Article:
Anthroposophical Studies on the Old Testament, 1933-1935;
Anthroposophical Studies on the New Testament, 1935-1936;
The Four Sacrifices of Christ and the Reappearance of Christ in the Etheric;
Meditations on the Foundation Stone;
The Spiritual Background of the Tragedy of Eastern Europe [also in Early Articles];
the seven lectures on Inner Development;
Anthroposophical Studies on the Apocalypse (three of the twelve lectures held--are the others available? [unfortunately not]); and
the other titles mentioned by Kriele in his interview, which were unknown to me.
It would truly be unfortunate if we anthroposophists would now find an imprimitur necessary, which the Catholics still use to ban printing.
And now come a few remarks on Tomberg's life to add to the studies by Garvelmann and Kriele. Chronologically, two events seem to converge--the departure of Tomberg from the General Anthroposophical Society and his controversial encounter with F. W. Zeylmans van Emmichoven, the General Secretary for the Dutch national section. The departure in 1938 can only be understood against an overview of the society's condition then. Tomberg announced with that step his solidarity with friends from the Netherlands, Great Britain, and France who were ejected in 1935. It was in his lectures on inner development late in the summer of 1938 in Rotterdam that he expressly mentioned Ita Wegman.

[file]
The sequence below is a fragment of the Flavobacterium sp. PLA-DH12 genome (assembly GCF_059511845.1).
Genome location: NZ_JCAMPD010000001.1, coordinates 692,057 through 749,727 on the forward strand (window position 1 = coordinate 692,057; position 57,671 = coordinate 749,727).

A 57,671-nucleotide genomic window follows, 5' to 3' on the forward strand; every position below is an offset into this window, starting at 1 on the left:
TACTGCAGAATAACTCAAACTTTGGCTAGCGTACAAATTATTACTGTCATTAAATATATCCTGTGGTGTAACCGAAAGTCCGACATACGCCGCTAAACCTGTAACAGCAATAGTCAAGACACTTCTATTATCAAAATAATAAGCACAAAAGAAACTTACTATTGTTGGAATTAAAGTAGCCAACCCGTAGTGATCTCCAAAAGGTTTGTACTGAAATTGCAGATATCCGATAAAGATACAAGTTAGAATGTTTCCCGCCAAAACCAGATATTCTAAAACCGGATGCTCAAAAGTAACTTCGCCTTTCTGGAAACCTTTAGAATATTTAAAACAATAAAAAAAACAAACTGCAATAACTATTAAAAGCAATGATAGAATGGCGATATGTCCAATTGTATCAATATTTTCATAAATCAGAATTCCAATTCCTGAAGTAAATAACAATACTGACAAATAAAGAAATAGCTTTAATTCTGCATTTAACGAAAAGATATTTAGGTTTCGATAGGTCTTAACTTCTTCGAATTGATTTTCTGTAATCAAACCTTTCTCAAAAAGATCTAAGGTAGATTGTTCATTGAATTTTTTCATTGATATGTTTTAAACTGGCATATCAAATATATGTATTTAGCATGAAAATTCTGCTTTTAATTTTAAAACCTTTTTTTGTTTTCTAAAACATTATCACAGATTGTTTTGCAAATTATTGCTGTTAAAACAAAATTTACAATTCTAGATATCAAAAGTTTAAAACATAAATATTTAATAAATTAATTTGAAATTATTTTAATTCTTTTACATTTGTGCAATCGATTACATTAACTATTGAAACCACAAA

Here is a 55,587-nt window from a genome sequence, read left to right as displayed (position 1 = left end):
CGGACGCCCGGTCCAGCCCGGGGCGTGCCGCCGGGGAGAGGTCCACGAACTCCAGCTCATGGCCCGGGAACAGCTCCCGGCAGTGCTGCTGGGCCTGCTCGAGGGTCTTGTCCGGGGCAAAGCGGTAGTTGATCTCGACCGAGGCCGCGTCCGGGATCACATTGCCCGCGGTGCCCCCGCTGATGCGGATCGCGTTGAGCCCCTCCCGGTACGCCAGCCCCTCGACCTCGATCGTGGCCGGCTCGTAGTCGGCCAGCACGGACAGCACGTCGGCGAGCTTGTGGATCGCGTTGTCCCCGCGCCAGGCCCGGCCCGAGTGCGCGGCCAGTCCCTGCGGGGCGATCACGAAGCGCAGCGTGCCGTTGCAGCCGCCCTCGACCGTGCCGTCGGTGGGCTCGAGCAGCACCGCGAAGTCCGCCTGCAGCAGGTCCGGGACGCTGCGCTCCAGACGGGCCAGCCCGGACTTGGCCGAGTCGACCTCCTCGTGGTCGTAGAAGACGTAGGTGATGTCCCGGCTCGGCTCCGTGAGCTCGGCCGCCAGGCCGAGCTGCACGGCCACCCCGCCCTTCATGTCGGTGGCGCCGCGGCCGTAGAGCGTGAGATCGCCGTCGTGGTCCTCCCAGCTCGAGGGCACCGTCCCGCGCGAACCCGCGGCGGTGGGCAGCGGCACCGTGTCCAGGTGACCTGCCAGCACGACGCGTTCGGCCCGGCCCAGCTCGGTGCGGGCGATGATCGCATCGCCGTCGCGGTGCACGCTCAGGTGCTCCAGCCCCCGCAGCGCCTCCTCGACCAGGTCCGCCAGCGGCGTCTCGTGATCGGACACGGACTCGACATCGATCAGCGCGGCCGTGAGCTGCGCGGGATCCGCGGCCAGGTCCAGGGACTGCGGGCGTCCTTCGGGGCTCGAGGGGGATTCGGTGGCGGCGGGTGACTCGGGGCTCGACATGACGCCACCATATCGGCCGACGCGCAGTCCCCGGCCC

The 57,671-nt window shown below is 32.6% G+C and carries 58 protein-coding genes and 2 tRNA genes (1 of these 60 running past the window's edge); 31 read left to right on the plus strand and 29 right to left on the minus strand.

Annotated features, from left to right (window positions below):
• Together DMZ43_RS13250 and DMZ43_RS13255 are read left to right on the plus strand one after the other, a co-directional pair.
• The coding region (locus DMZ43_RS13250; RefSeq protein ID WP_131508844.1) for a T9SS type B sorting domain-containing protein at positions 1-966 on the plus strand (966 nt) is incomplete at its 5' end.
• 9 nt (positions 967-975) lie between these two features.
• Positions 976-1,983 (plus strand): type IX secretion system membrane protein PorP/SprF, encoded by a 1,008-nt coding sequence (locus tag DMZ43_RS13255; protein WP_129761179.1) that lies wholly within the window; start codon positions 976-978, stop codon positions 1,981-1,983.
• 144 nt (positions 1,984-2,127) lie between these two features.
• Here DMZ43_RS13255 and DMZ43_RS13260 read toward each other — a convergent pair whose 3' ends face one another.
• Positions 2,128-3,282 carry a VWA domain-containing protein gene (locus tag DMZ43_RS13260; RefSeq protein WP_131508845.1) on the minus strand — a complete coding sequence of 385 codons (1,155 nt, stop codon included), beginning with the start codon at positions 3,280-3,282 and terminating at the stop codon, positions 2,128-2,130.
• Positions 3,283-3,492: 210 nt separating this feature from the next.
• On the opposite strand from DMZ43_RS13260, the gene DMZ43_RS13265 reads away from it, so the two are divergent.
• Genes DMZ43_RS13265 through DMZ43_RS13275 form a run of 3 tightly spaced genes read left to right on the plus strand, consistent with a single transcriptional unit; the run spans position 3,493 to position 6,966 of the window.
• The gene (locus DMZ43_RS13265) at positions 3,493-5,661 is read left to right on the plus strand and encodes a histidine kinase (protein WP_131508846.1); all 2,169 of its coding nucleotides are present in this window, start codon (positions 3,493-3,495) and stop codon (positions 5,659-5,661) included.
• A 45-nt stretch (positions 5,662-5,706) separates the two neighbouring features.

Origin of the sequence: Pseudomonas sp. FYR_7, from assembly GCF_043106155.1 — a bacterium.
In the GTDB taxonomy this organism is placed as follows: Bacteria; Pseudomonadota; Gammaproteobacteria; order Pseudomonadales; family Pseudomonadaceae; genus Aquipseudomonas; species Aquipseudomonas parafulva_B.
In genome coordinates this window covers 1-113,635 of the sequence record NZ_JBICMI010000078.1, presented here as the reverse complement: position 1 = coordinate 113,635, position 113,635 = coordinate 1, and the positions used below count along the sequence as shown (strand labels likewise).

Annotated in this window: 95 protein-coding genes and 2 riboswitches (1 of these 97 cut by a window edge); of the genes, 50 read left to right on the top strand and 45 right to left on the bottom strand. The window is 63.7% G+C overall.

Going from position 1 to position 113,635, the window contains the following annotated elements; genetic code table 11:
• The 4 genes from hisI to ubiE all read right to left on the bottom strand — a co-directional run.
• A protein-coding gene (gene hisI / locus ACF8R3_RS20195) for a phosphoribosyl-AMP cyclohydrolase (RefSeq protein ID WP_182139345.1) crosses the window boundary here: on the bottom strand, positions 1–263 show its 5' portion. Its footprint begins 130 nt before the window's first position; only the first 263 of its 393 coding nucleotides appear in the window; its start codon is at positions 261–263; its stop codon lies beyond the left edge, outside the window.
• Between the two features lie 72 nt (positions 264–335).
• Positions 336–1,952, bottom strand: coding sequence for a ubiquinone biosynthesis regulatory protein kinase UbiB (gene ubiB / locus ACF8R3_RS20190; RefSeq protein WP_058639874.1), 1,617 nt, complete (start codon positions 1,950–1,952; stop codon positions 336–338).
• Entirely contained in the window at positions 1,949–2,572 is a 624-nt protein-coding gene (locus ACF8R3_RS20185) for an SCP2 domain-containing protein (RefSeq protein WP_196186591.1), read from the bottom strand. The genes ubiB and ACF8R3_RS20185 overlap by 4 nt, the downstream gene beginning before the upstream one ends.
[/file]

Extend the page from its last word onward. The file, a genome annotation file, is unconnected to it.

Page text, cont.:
The second conflict with the Dutch members occurred, according to Stefan Lubienski, later, apparently not before the Second World War. One ought to take the trouble to picture the situation then obtaining. The Tomberg groups, almost exclusively in Rotterdam and Amsterdam, were conducting research into personal karma. Tomberg was credited with the reincarnated William of Orange and his friends with connected identifications. Other leading Dutch anthroposophists, beyond those circles, were labeled reincarnations of Philip II, the Duke of Alba, etc. and a German Waldorf teacher who emigrated to England that of Francis Bacon. All of that occurred within the close quarters of the Netherlands, so it's no wonder that as prominent a personality as F. W. Zeylmans van Emmichoven suggested that he leave the society, if Tomberg wasn't, as Stefan Lubienski believes to have happened, ejected by him. Two of the involved happened to have received guidance as to the lines along which to seek an understanding of their karma from Rudolf Steiner himself. Those lines did not, however, in any regard agree with Tomberg's version.